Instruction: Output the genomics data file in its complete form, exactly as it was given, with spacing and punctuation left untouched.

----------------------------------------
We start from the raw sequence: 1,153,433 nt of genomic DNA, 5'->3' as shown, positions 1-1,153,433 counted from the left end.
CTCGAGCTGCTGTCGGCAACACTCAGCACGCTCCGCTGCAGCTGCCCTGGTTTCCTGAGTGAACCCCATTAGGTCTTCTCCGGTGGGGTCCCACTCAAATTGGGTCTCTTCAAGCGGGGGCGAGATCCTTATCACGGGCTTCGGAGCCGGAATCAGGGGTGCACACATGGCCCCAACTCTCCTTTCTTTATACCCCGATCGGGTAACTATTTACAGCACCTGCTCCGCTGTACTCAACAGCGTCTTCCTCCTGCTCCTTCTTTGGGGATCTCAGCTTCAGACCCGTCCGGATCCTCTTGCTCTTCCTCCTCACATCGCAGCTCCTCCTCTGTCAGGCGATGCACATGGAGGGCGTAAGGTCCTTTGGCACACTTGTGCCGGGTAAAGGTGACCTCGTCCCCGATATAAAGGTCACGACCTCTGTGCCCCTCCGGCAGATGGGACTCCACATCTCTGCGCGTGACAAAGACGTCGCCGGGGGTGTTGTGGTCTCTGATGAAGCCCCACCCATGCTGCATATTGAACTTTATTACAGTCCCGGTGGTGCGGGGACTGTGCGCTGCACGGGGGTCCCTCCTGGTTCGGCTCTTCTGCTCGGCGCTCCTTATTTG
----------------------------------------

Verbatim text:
We start from the raw sequence: 1,153,433 nt of genomic DNA, 5'->3' as shown, positions 1-1,153,433 counted from the left end.
CTCGAGCTGCTGTCGGCAACACTCAGCACGCTCCGCTGCAGCTGCCCTGGTTTCCTGAGTGAACCCCATTAGGTCTTCTCCGGTGGGGTCCCACTCAAATTGGGTCTCTTCAAGCGGGGGCGAGATCCTTATCACGGGCTTCGGAGCCGGAATCAGGGGTGCACACATGGCCCCAACTCTCCTTTCTTTATACCCCGATCGGGTAACTATTTACAGCACCTGCTCCGCTGTACTCAACAGCGTCTTCCTCCTGCTCCTTCTTTGGGGATCTCAGCTTCAGACCCGTCCGGATCCTCTTGCTCTTCCTCCTCACATCGCAGCTCCTCCTCTGTCAGGCGATGCACATGGAGGGCGTAAGGTCCTTTGGCACACTTGTGCCGGGTAAAGGTGACCTCGTCCCCGATATAAAGGTCACGACCTCTGTGCCCCTCCGGCAGATGGGACTCCACATCTCTGCGCGTGACAAAGACGTCGCCGGGGGTGTTGTGGTCTCTGATGAAGCCCCACCCATGCTGCATATTGAACTTTATTACAGTCCCGGTGGTGCGGGGACTGTGCGCTGCACGGGGGTCCCTCCTGGTTCGGCTCTTCTGCTCGGCGCTCCTTATTTG